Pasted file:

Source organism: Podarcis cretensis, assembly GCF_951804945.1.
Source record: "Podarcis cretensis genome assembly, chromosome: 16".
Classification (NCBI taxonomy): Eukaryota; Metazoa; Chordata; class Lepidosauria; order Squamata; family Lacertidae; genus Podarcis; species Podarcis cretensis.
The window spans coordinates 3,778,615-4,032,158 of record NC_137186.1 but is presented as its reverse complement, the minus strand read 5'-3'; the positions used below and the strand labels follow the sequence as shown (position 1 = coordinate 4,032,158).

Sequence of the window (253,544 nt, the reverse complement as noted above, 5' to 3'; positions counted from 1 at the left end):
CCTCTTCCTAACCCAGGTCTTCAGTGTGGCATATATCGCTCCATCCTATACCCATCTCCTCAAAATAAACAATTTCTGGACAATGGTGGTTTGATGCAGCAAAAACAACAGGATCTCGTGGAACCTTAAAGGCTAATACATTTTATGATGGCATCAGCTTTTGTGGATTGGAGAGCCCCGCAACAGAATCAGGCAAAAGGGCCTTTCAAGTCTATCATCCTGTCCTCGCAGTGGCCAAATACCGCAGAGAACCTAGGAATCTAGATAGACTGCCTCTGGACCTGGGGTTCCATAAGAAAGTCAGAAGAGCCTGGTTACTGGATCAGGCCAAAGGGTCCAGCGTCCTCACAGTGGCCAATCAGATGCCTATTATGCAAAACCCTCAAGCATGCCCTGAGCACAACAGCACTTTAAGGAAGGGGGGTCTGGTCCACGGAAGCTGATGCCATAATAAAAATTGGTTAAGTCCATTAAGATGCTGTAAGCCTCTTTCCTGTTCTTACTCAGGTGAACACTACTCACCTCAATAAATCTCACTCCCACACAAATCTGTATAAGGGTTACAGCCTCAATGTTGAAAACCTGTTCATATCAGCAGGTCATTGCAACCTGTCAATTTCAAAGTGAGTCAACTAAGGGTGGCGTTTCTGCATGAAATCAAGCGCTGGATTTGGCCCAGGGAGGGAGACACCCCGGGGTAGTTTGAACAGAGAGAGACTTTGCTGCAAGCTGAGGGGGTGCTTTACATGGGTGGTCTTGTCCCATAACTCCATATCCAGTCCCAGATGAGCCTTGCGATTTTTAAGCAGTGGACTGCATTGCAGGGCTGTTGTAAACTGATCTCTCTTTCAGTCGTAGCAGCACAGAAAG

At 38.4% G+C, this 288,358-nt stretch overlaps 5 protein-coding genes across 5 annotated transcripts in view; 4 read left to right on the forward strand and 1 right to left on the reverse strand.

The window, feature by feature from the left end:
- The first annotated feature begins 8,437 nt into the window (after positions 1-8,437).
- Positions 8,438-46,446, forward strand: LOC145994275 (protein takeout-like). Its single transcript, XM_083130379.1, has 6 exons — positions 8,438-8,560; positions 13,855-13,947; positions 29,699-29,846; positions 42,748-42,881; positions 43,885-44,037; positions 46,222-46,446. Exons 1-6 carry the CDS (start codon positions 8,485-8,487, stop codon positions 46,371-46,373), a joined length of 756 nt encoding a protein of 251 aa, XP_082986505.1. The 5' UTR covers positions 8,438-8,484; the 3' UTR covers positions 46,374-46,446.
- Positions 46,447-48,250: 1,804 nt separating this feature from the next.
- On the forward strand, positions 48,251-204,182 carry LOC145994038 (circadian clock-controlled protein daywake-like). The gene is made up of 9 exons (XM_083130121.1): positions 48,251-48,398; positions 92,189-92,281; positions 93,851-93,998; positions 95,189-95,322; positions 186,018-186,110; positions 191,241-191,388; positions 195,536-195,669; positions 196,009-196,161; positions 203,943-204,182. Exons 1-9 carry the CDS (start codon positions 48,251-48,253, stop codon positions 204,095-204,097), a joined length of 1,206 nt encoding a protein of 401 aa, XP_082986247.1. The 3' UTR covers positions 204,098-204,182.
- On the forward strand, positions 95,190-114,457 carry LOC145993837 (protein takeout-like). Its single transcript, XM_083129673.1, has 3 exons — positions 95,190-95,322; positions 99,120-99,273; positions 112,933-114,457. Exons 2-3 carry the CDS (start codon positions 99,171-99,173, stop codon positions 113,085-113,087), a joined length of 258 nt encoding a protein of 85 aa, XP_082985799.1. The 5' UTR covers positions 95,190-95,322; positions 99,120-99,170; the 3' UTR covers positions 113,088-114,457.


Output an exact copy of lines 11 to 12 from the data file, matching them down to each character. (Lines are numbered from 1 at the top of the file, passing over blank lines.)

- Positions 46,447-48,250: 1,804 nt separating this feature from the next.
- On the forward strand, positions 48,251-204,182 carry LOC145994038 (circadian clock-controlled protein daywake-like). The gene is made up of 9 exons (XM_083130121.1): positions 48,251-48,398; positions 92,189-92,281; positions 93,851-93,998; positions 95,189-95,322; positions 186,018-186,110; positions 191,241-191,388; positions 195,536-195,669; positions 196,009-196,161; positions 203,943-204,182. Exons 1-9 carry the CDS (start codon positions 48,251-48,253, stop codon positions 204,095-204,097), a joined length of 1,206 nt encoding a protein of 401 aa, XP_082986247.1. The 3' UTR covers positions 204,098-204,182.